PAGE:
How AI Affects Wealth Management – Two Perspectives

Editorial Staff 16 February 2024

How AI Affects Wealth Management – Two Perspectives

We talk to two firms about how they see AI affecting wealth management in the coming years. This is part of a series of articles we intend to produce on a topic that has gained more traction, and rapidly, in recent times.

As was evident in 2023, when the term “AI” became ubiquitous in the financial services space, the ways in which artificial intelligence could – or may not – change wealth management are closely followed topics. It is now impossible to talk about technology without reflecting on AI. (See examples of coverage here and here.)

We have reached out to firms to ask their views on what they think AI means for wealth management, and intend to return regularly to this topic. Please jump into the conversation! Email if you wish to comment.

What are the wealth management use cases for AI, what are the benefits, and how can they be measured and monitored?
Carl Woodward, joint founder and director of Simplify Consulting

"We are starting to see AI being used in a number of areas, not least in the contact centre in channels such as chatbots, but also in helping agents navigate quickly to the answers to enable them to respond to enquiries as efficiently as possible. We are also seeing it more actively adopted in the back office to help processes such as error checking and case reviews. AI is able to absorb a significant amount of data, both in real time and using historical insight to analyse information provided to determine whether it is accurate and appropriate. We will only see this continue further as it learns more and more.”

Nigel Gregory, global head of GSB Wealth
“Artificial Intelligence refers to the ability of machines to carry out cognitive tasks similar to humans, such as reasoning, problem-solving, learning, and adapting to new information. In the context of wealth management, AI has the potential to provide valuable insights into clients' spending and saving patterns, as well as their financial goals. This can help advisors and customer-oriented professionals to offer highly personalised content and advice. 

This type of AI service is expected to become commoditised in the future. Access to advanced forms of AI will advance and streamline the investment and risk management process, impacting investment outcomes that should surpass any previous expectations.”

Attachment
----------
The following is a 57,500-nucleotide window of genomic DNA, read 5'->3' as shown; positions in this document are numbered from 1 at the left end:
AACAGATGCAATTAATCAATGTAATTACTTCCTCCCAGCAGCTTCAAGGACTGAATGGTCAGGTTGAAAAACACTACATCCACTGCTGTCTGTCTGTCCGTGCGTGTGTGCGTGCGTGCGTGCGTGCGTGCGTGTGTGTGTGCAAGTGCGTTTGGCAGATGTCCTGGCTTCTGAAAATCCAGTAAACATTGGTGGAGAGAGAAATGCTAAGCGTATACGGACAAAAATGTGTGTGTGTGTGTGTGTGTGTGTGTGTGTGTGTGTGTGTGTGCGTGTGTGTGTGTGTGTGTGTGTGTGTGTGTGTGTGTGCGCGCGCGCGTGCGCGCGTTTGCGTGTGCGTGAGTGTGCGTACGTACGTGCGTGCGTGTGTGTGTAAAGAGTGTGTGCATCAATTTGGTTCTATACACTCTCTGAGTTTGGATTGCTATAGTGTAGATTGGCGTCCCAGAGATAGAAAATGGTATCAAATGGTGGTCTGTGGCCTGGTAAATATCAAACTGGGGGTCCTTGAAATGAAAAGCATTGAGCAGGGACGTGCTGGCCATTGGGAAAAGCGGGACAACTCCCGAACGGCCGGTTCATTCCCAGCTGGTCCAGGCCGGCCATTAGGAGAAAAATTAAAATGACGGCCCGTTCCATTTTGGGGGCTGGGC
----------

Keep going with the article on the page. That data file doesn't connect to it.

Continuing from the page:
How should wealth managers explain how to show the value-add impact of AI, and be clear about how they use it?
Woodward: "Transparency is really important, to build trust with customers and to ensure that they understand the extent to which it is being used. Already we are seeing some nervousness when it is unclear whether chat sessions are being conducted with a human or a computer, which only goes to erode trust – something that is so important in financial services. We think wealth managers should be really clear about where AI is being used and how it is being used; in the majority of cases it is about being able to provide service efficiently and accurately which is ultimately designed to benefit the end customer.

Rather than being afraid of the impacts and remit of AI, providers [should] impress upon customers the value it can play in delivering a more tailored, personalised experience.”

Gregory: "AI-powered portfolios operate differently from human portfolio managers or conventional asset allocators since they rely on a distinct critical thinking process generated by varied analyses. Unlike human portfolio managers, AI systems do not depend on any pre-existing assumptions or beliefs about how markets function. Instead, they are designed to develop their knowledge from data and predict asset behaviour and expected portfolio risk.

Wealth managers have a crucial role in managing investments for their clients. They need to carefully identify which assets to include in the portfolio, define investment objectives that align with the client's goals, and impose some boundary conditions to target different risk-return profiles. Additionally, they should maintain an oversight role to monitor the portfolios and ensure that they are on track to achieve the desired outcomes.